It is understood that the apparatus, such as the controller 120, may include circuitry for implementing, among others, audio/video and logic functions of the mobile terminal 110. For example, the controller 120 may comprise a digital signal processor device, a microprocessor device, and various analog to digital converters, digital to analog converters, and/or other support circuits. Control and signal processing functions of the mobile terminal 110 may be allocated between these devices according to their respective capabilities. The controller 120 thus may also include the functionality to encode and interleave message and data prior to modulation and transmission. The controller 120 may additionally include an internal voice coder, and may include an internal data modem. Further, the controller 120 may include functionality to operate one or more software programs, which may be stored in memory. For example, the controller 120 may be capable of operating a connectivity program, such as a conventional web browser. The connectivity program may then allow the mobile terminal 110 to transmit and receive web content, such as location-based content and/or other web page content, according to a Wireless Application Protocol (WAP), Hypertext Transfer Protocol (HTTP) and/or the like, for example.

The mobile terminal 110 may also comprise a user interface including an output device such as an earphone or speaker 124, a microphone 126, a display 128, and a user input interface, which may be operationally coupled to the controller 120. The user input interface, which allows the mobile terminal 110 to receive data, may include any of a number of devices allowing the mobile terminal 110 to receive data, such as a keypad 130, a touch display (not shown) or other input device. In embodiments including the keypad 130, the keypad 130 may include numeric (0-9) and related keys (#, *), and other hard and soft keys used for operating the mobile terminal 110. Alternatively, the keypad 130 may include a QWERTY keypad arrangement. The keypad 130 may also include various soft keys with associated functions. In addition, or alternatively, the mobile terminal 110 may include an interface device such as a joystick or other user input interface. The mobile terminal 110 further includes a battery 134, such as a vibrating battery pack, for powering various circuits that are used to operate the mobile terminal 110, as well as optionally providing mechanical vibration as a detectable output.

The mobile terminal 110 may further include a user identity module (UIM) 138. The UIM 138 is typically a memory device having a processor built in. The UIM 138 may include, for example, a subscriber identity module (SIM), a universal integrated circuit card (UICC), a universal subscriber identity module (USIM), a removable user identity module (R-UIM), etc. The UIM 138 typically stores information elements related to a mobile subscriber. In addition to the UIM 138, the mobile terminal 110 may be equipped with memory. The mobile terminal 10 may include volatile memory 140 and/or non-volatile memory 142. For example, volatile memory 140 may include Random Access Memory (RAM) including dynamic and/or static RAM, on-chip or off-chip cache memory, and/or the like. Non-volatile memory 142, which may be embedded and/or removable, may include, for example, read-only memory, flash memory, magnetic storage devices (e.g., hard disks, floppy disk drives, magnetic tape, etc.), optical disc drives and/or media, non-volatile random access memory (NVRAM), and/or the like. Like volatile memory 140 non-volatile memory 142 may include a cache area for temporary storage of data. The memories can store any of a number of pieces of information, and data, used by the mobile terminal 110 to implement the functions of the mobile terminal 110.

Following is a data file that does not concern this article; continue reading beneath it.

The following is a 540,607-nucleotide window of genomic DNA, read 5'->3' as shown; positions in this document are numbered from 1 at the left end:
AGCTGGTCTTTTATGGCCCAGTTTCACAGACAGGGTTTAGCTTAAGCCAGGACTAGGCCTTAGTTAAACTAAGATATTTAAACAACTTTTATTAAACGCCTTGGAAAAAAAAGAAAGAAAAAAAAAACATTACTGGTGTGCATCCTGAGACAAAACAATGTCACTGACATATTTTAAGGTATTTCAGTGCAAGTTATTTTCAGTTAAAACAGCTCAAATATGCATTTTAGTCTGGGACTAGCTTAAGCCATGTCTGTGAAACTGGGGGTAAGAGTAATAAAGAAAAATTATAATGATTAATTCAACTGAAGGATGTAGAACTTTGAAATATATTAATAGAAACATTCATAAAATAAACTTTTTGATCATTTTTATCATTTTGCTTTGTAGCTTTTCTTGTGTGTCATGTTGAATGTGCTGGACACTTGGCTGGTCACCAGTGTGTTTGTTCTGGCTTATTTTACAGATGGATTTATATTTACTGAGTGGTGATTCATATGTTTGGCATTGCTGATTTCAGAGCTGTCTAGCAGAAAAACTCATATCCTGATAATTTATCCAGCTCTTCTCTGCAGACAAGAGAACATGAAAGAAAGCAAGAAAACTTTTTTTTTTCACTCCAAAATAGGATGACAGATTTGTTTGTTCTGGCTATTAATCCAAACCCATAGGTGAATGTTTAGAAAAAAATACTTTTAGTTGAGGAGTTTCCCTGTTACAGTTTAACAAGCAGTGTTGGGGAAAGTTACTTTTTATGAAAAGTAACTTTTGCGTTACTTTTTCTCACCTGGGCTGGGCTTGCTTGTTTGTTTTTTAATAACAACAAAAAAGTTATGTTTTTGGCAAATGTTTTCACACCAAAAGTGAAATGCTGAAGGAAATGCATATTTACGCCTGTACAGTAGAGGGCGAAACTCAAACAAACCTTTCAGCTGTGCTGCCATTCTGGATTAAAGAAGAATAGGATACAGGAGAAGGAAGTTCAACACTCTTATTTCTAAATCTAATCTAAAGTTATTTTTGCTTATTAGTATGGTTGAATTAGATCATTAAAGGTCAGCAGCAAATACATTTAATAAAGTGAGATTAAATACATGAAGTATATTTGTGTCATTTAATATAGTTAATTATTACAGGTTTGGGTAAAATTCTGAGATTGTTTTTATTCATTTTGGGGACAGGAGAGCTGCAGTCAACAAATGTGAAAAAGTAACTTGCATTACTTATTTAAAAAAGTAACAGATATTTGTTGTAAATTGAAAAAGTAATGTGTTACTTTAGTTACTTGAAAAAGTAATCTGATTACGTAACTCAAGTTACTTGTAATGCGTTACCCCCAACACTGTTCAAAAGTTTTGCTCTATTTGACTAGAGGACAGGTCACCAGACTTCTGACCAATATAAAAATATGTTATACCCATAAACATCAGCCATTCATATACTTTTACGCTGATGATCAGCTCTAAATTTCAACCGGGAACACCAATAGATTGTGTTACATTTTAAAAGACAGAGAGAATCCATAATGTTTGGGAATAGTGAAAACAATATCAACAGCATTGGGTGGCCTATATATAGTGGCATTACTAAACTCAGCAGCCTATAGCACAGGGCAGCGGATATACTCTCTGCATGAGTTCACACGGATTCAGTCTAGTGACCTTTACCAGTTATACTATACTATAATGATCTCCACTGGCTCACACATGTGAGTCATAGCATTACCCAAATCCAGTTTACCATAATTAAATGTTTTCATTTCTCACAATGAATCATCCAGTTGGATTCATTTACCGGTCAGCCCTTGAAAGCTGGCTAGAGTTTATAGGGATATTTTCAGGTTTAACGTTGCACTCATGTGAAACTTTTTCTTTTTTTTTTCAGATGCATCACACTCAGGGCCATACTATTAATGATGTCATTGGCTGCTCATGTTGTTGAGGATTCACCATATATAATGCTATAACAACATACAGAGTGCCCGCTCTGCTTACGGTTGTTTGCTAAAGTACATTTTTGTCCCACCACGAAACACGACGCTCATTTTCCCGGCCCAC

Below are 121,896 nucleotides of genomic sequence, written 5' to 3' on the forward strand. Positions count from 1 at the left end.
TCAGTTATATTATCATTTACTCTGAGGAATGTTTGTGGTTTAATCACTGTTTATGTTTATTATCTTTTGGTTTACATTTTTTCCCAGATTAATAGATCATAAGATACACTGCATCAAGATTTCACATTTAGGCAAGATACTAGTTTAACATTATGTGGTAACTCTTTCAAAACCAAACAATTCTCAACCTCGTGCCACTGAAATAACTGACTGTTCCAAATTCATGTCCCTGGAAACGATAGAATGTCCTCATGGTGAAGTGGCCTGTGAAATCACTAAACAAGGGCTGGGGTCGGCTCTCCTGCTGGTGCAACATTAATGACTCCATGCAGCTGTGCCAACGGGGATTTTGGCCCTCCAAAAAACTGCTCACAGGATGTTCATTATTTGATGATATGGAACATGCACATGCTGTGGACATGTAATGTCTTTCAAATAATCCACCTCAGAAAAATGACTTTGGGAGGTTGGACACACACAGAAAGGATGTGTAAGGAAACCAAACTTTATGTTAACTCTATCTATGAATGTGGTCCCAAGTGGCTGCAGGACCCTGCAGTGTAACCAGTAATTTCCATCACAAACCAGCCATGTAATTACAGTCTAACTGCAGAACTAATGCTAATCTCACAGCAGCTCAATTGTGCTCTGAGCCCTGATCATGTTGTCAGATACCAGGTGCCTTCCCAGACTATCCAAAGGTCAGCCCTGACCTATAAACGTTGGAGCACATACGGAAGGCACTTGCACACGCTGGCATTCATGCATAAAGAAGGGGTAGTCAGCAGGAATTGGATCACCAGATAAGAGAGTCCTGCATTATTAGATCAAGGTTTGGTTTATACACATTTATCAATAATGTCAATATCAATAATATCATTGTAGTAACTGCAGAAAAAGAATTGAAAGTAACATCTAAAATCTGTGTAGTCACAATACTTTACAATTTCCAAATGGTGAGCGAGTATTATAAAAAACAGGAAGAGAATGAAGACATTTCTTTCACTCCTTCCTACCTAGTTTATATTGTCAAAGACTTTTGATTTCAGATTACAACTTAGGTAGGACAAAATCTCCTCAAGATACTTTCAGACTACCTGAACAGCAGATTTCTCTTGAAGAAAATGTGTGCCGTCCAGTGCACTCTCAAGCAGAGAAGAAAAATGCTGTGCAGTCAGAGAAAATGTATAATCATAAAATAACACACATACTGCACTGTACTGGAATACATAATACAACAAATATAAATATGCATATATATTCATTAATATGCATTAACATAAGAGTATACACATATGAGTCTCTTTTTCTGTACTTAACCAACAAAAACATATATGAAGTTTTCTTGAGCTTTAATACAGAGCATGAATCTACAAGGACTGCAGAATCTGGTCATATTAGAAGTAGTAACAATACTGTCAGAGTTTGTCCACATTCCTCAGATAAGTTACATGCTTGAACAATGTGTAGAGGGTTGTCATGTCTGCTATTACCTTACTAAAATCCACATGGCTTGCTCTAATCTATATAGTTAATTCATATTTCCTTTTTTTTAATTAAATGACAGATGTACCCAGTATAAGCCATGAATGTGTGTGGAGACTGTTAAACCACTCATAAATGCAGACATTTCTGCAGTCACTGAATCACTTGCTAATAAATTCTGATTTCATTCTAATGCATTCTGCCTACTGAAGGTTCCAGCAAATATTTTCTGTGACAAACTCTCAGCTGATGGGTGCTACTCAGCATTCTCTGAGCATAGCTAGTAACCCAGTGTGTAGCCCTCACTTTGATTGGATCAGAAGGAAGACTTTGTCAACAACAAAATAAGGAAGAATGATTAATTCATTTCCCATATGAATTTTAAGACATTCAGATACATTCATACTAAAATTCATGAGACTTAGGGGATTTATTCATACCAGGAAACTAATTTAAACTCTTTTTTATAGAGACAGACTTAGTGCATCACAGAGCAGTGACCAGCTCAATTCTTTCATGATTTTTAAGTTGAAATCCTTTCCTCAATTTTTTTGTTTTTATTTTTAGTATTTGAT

In an exemplary embodiment, the mobile terminal 110 may include a media capturing module, such as a camera, video and/or audio module, in communication with the controller 120. The media capturing module may be any means for capturing an image, video and/or audio for storage, display or transmission. For example, in an exemplary embodiment in which the media capturing module is a camera module 137, the camera module 137 may include a digital camera capable of forming a digital image file from a captured image. As such, the camera module 137 may include all hardware, such as a lens or other optical device, and software necessary for creating a digital image file from a captured image. In an exemplary embodiment, the camera module 137 may be a 3D camera capable of capturing 3D image information indicative of depth and intensity.

Embodiments of the present invention may provide a mechanism for conducting coarse hand position determination in a natural interaction environment through analysis of pixel distribution. The extraction of the circle features may enable location of a palm area in a manner that is relatively insensitive to scale. The palm area may be located accurately based on a circle feature, which is selected based on a roughly determined hand center constraint. An aspect ratio of a shape bounding the coarse hand region may be used to determine whether the forearm should be cut in vertical or horizontal directions. Furthermore, the pixel distribution according to depth information may assist in determining cutting position. Based on accurate hand segmentation results, the performance of the following gesture recognition may be enhanced tremendously. Based on the good segmentation and recognition performance, the interaction usability can be greatly improved.